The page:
Magazine Article | November 1, 2000

Electronic Billing: A Range Of E-Commerce For Retailers

Source: Innovative Retail Technologies

Electronic bill presentment and payment is one way to drive down costs, increase profits, and retain customers.

Integrated Solutions For Retailers, November 2000

The retail winners in the 90s managed to maintain margins in an era of price competition by rationalizing distribution and using advanced technologies. Enter e-commerce. Now, retailers are escalating the hunt for competitive advantages to drive down costs, increase profits, and retain customers. Electronic bill presentment and payment (EBPP) delivers the results some companies are seeking. EBPP is the practice of presenting bills (or invoices) to customers, collecting payment and remittance information, and posting that information to accounts receivable, all electronically.

The case for EBPP on a cost basis is simple. Cost reductions realized from removing high-cost paper processing in favor of electronic processing can be garnered throughout the billing cycle, from creating the bill, to collecting payment, to the cash application function. Industry analysts feel these generally average between 55% and 70%. However, the real payback for looking closely at EBPP is not about costs. It's about customers.

EBPP opens a new channel for retailers to market and cross sell products and improve customer care. With EBPP, customers can send billing inquiries electronically, 24/7. Customers can see historical bill information that contains more than their current paper bill provides. Many EBPP systems let the biller's call center "mimic" the bill exactly as the customer is viewing it online. This allows the customer care representative to respond more quickly to customer questions, thus shortening call times. For the biller, EBPP can lower call center traffic and associated costs, and provides an opportunity to electronically communicate in a detailed, thorough manner.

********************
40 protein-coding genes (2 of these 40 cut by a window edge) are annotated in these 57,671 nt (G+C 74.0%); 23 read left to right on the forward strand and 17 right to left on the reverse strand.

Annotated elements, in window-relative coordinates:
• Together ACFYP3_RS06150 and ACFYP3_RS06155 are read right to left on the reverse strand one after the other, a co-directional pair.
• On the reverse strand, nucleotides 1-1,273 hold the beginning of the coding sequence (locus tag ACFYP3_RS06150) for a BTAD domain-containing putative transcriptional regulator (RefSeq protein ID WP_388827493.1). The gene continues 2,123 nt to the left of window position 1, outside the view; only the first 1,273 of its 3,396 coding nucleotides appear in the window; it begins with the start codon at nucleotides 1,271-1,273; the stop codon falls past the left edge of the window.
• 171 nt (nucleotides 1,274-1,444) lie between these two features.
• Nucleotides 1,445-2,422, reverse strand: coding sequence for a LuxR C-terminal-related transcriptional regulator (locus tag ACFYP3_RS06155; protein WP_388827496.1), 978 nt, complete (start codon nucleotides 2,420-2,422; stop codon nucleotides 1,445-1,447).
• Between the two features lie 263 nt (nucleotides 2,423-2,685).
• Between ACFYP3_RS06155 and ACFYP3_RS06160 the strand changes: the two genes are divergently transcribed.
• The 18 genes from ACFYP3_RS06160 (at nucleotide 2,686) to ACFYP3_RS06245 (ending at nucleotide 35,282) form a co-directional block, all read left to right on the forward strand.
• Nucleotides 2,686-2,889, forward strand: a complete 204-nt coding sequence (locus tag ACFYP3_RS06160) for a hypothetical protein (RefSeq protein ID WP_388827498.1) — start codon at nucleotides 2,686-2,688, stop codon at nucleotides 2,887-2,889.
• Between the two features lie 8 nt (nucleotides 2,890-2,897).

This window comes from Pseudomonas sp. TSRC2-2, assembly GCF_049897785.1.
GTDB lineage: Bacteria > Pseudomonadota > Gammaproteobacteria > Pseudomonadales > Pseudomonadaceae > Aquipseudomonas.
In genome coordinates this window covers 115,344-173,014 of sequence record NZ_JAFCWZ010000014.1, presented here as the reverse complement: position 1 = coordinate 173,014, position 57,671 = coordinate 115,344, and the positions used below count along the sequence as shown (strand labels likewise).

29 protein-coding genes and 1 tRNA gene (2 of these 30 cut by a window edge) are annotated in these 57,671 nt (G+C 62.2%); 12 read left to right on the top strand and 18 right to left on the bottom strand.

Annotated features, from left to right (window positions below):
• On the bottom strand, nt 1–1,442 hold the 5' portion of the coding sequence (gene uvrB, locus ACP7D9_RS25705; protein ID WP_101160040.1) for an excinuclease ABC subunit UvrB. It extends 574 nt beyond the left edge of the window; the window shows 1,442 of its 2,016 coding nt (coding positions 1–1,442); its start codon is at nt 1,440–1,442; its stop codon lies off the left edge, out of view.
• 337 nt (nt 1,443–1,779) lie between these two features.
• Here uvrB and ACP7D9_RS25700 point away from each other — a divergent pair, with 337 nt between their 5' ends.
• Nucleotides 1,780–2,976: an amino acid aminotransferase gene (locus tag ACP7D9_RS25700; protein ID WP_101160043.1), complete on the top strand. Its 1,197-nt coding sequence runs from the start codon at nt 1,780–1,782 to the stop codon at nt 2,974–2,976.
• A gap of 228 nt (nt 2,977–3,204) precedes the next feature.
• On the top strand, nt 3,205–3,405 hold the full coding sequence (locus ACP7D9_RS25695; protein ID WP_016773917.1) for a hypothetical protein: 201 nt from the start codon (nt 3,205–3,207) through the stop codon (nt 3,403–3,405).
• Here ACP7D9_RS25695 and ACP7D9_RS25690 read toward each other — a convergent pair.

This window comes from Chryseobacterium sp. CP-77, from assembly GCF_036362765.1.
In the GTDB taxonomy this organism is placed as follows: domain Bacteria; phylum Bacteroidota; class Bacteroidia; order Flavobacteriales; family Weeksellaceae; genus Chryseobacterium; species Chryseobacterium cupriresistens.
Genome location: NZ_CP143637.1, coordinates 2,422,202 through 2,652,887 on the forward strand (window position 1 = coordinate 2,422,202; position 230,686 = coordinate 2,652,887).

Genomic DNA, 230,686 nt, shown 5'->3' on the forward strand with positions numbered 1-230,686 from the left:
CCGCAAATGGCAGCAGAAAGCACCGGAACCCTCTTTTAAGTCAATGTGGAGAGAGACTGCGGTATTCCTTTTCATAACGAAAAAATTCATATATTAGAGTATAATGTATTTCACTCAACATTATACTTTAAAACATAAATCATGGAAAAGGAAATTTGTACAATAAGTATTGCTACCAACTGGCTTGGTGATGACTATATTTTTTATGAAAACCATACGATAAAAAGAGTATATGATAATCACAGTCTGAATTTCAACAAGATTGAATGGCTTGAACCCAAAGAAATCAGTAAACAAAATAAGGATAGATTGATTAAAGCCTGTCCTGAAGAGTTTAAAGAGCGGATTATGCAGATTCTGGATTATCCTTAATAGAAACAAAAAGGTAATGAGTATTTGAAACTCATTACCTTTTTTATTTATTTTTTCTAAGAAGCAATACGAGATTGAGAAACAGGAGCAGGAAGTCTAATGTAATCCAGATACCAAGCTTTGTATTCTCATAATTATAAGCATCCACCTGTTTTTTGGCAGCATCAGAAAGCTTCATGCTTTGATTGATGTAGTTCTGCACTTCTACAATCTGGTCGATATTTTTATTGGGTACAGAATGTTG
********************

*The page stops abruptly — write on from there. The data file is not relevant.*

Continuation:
With EBPP, billers can strategically place banner advertising messages on the electronic bill that are more compelling than paper inserts crammed in an envelope with a paper bill. The system also makes it possible and cost-effective to achieve one-on-one marketing. Billers can easily place ads to specific customer segments based on profile information collected during enrollment. More importantly, the bill is "sitting" on the retailer's Web site, which if done right, is populated with a host of alluring marketing themes, and perhaps even an electronic catalog for the consumer to browse through. Delivering the bill is the one time every month when the biller can communicate with its customers.

The direct billing model of EBPP is the model by which a retailer touches the customer in the customer's electronic mailbox, provides the most control for the retailer, and offers opportunities for a customer-centric retailer, such as:

  • personalized thank you notes for loyalty and/or purchases
  • personalized merchandise offers consistent with customer preferences
  • recognition of life cycle events, such as birthdays and anniversaries
  • incentives for immediate or rapid payment
  • clear policy and procedures for returns or customer service inquiries
  • follow-up satisfaction questions.

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The power of the Web coupled with EBPP creates a marketer's dream. It is very clear that the next wave of investment in this new channel will be around the development of customer relationship management (CRM) applications. As consumer behavior moves toward multi-channel buying habits (mail, phone, store visits, and e-transactions), using EBPP as the relationship cement will become as commonplace as gift registries. EBPP will likely engender major investment in supporting technologies, with a payback model based upon the direct marketing metrics of recency, frequency, and monetary value (RFM), as well as lifetime value (LTV) of customers.

Winning retailers will find a way to optimize each customer moment, capture them, analyze them, and learn from them, whether they are store visits, purchase transactions, merchandise returns, phone calls, Web site visits, or billing. As the penetration of home PCs continues to rise along with the willingness of consumers to transact business over the Internet, EBPP will become the accepted back end of in-house credit operations. It will offer retailers not only cost efficiency, but also relationship building. The time for EBPP is now.